GAPS :

    • Antivirals that work for AvCoV’s?
    • Only useful when very cheap, application by drinking water, feed or spray. Withdrawal period should be very short as well.
  • Future therapy

    Very unlikely.

    GAP :

    Gammacoronavirus IBV and TCoV evolve quickly, would an antiviral treatment induce resistance to this drug easily?

  • Commercial potential for pharmaceuticals in Europe

    Very low.

    GAP :

    Retailers and authorities should accept is before it could be used.

  • Regulatory and/or policy challenges to approval

    Only useful when very inexpensive (few cents), application by drinking water, feed or spray. Withdrawal period should be very short as well.

    GAP :

    There are no antivirals available or allowed for food producing animals. New legislation would have to be developed.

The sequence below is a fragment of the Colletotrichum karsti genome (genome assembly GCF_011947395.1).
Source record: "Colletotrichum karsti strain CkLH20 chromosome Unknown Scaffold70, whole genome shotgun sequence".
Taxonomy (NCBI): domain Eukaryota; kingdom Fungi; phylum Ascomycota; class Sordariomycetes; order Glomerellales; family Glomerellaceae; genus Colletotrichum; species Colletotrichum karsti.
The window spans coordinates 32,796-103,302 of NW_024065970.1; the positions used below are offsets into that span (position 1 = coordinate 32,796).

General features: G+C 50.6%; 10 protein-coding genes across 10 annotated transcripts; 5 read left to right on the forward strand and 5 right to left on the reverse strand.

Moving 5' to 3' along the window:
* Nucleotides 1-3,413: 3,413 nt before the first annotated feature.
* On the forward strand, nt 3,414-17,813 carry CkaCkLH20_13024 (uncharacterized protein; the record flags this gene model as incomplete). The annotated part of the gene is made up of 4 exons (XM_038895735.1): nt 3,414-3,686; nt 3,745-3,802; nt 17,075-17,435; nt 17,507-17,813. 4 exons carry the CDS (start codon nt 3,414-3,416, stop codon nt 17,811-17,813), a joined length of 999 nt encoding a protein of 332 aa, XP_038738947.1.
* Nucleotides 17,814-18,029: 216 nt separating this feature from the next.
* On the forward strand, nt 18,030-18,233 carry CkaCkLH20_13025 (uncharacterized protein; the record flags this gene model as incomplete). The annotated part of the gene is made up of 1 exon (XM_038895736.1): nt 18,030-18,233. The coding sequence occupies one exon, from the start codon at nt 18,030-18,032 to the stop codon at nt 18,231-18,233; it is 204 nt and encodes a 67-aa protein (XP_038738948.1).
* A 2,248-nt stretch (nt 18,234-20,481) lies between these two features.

• Commercial feasibility (e.g manufacturing)

    See section “Regulatory & policy challenges to approval”.

    GAP :

    Treatment should be very inexpensive (cents per chicken) to be attractive.

  • Opportunities for new developments

    See section “Regulatory & policy challenges to approval”.

  • New developments for diagnostic tests

  • Requirements for diagnostics development

    Molecular

    Tools for genotyping AvCoVs should be based on the parameters proposed by the European COST action on avian coronaviruses. This means amplification and sequencing of the full S1 ORF (Valastro et al., 2016b).Tools that could distinguish vaccines and field strains of the same genotype.

    Serological

    It would be of interest in ELISA development to have strain specific tests.

    GAPS :

    • Lack of a reliable and cost-effective universal AvCoV molecular diagnostic tool for full S1 ORF amplification and sequencing.
    • No ELISA tests capable of distinguishing the different AvCoVs. All are based on IBV. Earlier work based on the use of monoclonal antibodies (blocking ELISA) were not successful.